Why Camels Aren't as Secret as You Think

Article excerpt

Byline: Joe Adler

WASHINGTON - For banks, the supervisory grade known as a Camels score is a critical and confidential yardstick of strength. But for many in the public, it is a riddle too tantalizing to ignore.

The ratings, in use since 1979, are typically known just to the bank's primary regulator that decides its score, as well as senior management.

While analysts, consultants and others have long argued for public disclosure of Camels ratings, the government's insistence on secrecy has not stopped interested parties from either mimicking the scoring process with reported information, or using clues to try and guess a bank's official rating.

"There is something of an attitude among bank regulators that the public isn't capable of handling this information for fear of sparking runs," says Jerome Fons, an executive vice president at Kroll Bond Ratings. The New York-based company uses failed-bank data to score open institutions.

"It's hard to mimic" Camels "because it's not publicly available. But what I can observe is which banks have been closed and which haven't, and I can correlate those closures to various financial ratios and metrics. We can reverse engineer Camels. That's the bottom line."

Fons' company is part of a cottage industry of private ratings organizations that use publicly available information to create an alternative to Camels for their clients. While Kroll's method works backward from the point of failure, other firms try to create a more direct simulation of the Camels experience. Meanwhile, some experts believe certain public data points provide hints about a bank's actual Camels rating.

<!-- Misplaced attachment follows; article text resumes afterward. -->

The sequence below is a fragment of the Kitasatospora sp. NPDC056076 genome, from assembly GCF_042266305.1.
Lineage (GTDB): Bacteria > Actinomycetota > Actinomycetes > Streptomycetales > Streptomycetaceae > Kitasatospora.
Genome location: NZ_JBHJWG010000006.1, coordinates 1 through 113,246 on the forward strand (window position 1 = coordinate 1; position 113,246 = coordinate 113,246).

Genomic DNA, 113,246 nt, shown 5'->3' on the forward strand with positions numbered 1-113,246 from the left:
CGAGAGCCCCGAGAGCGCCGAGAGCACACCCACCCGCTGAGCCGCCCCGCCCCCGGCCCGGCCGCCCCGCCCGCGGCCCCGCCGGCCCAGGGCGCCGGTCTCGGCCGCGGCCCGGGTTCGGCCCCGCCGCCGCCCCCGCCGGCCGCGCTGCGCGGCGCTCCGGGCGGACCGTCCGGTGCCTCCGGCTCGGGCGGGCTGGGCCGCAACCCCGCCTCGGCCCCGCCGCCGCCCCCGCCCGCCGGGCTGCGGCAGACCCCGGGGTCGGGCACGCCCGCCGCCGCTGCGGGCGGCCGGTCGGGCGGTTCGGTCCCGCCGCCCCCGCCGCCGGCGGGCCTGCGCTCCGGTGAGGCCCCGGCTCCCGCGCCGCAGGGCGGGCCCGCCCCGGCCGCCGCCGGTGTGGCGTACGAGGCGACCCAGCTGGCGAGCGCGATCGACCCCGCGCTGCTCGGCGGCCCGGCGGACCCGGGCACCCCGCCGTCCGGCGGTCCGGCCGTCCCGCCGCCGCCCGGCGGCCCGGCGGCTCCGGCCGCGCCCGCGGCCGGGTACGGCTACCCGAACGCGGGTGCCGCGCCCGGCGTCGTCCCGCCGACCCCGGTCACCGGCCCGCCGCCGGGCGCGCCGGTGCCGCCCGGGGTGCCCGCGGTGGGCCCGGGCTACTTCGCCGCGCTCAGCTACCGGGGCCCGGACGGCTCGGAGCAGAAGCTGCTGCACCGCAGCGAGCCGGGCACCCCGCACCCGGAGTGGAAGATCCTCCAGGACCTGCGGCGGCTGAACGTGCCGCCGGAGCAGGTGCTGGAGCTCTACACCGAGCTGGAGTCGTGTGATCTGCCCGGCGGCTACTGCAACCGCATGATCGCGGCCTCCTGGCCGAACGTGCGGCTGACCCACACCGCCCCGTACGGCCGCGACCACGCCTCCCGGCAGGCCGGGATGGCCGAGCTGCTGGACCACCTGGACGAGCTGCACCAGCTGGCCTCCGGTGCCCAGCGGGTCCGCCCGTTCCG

"If you gave 10 analysts the" public examination report "of a bank, they would all come up probably with the same estimate of a Camels rating," says Rebel Cole, a finance and real estate professor at DePaul University in Chicago and a former Federal Reserve Board economist. "It raises the issue of: Why do they make such a big deal about the secrecy of the Camels rating?"

Camels was first developed in the 1970s as part of the regulators' Uniform Financial Institutions Rating System. Institutions were judged on five different components under the acronym Camel: capital adequacy, asset quality, management, earnings and liquidity. The system was revised in 1996, when agencies added the 's' at the end of Camels for "sensitivity to market risk."

Banks receive a score of 1 to 5 for each component, and a final Camels score in that range representing the composite total of the components. As a bank's score gets higher, so too does the regulatory scrutiny. Banks with a 4 or 5 Camels rating are added to the Federal Deposit Insurance Corp.'s Problem List - also confidential - of institutions with a greater likelihood of failure.

While each bank's score is a tightly kept secret, curious parties such as insurers and even government agencies not privy to what the bank regulators know have sought versions of the ratings for their own purposes. For example, the Securities and Exchange Commission, which lacks the official ratings, uses the model offered by Lord Whalen LLC's Institutional Risk Analytics, a private Southern California ratings firm that simulates Camels for its clients.

Insurers that write policies on banks are also interested in the information. In 2005, joint regulatory guidance reminded the public about the confidentiality of Camels ratings after some insurers had asked banks to disclose them. "The insurers want the Camels because it gives them a frame of reference in terms of enterprise risk," says Chris Whalen, senior vice president and managing director for IRA. "When you're writing directors and officers' insurance for a bank, [operational] risk is huge. That is what you're insuring."

Yet most agree it is impossible to replicate the official ratings exactly, since the regulators likely include highly subjective information about individual institutions in determining a Camels score. …